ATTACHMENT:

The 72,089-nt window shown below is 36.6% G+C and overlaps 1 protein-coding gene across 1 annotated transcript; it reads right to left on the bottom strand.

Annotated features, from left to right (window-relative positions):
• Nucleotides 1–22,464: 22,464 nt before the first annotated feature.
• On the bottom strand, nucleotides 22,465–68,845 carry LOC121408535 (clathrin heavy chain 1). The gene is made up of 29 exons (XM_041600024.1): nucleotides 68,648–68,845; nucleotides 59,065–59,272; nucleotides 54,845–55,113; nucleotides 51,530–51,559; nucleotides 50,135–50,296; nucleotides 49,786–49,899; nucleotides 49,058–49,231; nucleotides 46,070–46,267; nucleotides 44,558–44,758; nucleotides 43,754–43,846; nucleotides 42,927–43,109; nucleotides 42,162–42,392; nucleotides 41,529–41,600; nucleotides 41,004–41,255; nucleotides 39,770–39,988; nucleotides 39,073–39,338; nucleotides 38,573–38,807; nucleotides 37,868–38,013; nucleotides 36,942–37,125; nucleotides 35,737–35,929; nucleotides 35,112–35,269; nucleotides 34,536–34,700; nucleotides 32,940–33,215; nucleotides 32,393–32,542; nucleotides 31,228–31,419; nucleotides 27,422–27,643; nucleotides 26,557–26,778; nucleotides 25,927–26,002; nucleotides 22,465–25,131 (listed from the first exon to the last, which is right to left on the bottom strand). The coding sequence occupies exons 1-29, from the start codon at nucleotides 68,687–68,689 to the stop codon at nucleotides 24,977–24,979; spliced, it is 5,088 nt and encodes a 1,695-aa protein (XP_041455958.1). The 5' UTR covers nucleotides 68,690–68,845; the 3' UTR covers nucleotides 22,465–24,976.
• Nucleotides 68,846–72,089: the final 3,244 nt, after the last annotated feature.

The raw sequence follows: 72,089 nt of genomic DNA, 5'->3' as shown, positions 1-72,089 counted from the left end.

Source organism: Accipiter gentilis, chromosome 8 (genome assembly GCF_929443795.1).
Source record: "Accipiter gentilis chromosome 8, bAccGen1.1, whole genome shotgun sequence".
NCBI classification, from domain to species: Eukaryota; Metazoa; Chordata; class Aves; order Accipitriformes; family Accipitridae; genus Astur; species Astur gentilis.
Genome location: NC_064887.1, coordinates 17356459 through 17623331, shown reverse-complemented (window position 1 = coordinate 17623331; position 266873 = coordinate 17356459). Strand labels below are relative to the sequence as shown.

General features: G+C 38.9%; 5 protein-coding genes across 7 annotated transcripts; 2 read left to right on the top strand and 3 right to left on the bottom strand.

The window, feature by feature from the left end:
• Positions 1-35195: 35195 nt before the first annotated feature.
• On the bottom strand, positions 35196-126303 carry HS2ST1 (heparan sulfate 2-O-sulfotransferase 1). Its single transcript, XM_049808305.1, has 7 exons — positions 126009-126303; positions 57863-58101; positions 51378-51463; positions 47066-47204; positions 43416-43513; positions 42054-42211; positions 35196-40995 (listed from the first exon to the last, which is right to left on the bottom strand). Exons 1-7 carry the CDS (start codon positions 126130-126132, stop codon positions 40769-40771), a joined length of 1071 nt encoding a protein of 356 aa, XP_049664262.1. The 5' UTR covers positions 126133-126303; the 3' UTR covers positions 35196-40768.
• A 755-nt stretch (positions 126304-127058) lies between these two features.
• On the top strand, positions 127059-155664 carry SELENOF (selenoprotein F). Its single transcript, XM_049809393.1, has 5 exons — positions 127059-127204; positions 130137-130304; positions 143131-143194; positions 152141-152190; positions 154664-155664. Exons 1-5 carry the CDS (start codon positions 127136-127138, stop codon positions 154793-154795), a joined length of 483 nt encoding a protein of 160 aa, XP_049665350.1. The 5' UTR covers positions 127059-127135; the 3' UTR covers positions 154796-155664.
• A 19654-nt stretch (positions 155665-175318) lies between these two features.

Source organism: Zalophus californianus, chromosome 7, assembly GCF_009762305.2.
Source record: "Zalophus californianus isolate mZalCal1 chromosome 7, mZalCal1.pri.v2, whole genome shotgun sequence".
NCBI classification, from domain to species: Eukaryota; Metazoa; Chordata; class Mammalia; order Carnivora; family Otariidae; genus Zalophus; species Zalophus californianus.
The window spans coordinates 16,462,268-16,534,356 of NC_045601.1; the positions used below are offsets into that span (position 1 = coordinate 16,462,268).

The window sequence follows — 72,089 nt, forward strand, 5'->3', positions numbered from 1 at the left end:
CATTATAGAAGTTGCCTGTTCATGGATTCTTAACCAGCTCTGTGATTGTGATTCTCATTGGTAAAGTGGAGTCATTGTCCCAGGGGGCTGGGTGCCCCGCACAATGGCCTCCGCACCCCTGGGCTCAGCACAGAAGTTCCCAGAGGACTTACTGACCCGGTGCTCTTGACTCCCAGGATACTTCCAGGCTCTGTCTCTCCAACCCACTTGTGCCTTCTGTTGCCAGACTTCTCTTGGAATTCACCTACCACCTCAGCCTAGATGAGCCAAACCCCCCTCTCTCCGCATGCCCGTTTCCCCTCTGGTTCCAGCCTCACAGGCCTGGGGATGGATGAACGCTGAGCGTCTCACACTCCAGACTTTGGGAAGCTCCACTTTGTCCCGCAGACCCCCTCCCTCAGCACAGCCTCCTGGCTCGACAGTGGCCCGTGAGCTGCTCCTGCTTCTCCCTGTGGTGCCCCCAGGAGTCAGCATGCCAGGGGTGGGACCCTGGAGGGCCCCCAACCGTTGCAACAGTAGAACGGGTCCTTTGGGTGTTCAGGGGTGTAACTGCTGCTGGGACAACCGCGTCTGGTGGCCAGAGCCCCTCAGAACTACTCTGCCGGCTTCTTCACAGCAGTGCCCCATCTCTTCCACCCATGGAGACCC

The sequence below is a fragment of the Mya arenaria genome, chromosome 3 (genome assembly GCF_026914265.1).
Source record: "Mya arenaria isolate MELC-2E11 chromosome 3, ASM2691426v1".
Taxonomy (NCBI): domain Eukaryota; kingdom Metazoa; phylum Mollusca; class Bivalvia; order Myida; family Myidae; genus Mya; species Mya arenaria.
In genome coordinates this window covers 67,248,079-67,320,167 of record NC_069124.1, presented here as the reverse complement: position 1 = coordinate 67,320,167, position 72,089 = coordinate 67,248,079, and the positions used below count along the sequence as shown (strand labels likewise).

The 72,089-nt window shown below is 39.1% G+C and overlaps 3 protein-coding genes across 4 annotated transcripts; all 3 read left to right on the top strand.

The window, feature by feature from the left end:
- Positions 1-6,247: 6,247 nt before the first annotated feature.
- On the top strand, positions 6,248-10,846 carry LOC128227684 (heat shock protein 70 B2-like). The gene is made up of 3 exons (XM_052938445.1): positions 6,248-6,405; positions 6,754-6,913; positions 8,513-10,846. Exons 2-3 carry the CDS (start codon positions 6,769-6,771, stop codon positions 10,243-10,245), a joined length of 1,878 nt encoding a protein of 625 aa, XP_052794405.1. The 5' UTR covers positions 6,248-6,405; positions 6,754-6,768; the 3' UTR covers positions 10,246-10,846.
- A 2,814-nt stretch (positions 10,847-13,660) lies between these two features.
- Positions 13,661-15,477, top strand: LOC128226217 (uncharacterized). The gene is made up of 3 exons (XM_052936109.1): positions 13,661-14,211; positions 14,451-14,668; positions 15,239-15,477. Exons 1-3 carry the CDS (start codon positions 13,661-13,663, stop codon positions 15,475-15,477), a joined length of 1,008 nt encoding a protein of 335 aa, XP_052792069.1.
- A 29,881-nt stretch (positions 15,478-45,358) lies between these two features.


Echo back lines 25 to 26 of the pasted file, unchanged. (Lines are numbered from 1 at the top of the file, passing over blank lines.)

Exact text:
Source record: "Mya arenaria isolate MELC-2E11 chromosome 3, ASM2691426v1".
Taxonomy (NCBI): domain Eukaryota; kingdom Metazoa; phylum Mollusca; class Bivalvia; order Myida; family Myidae; genus Mya; species Mya arenaria.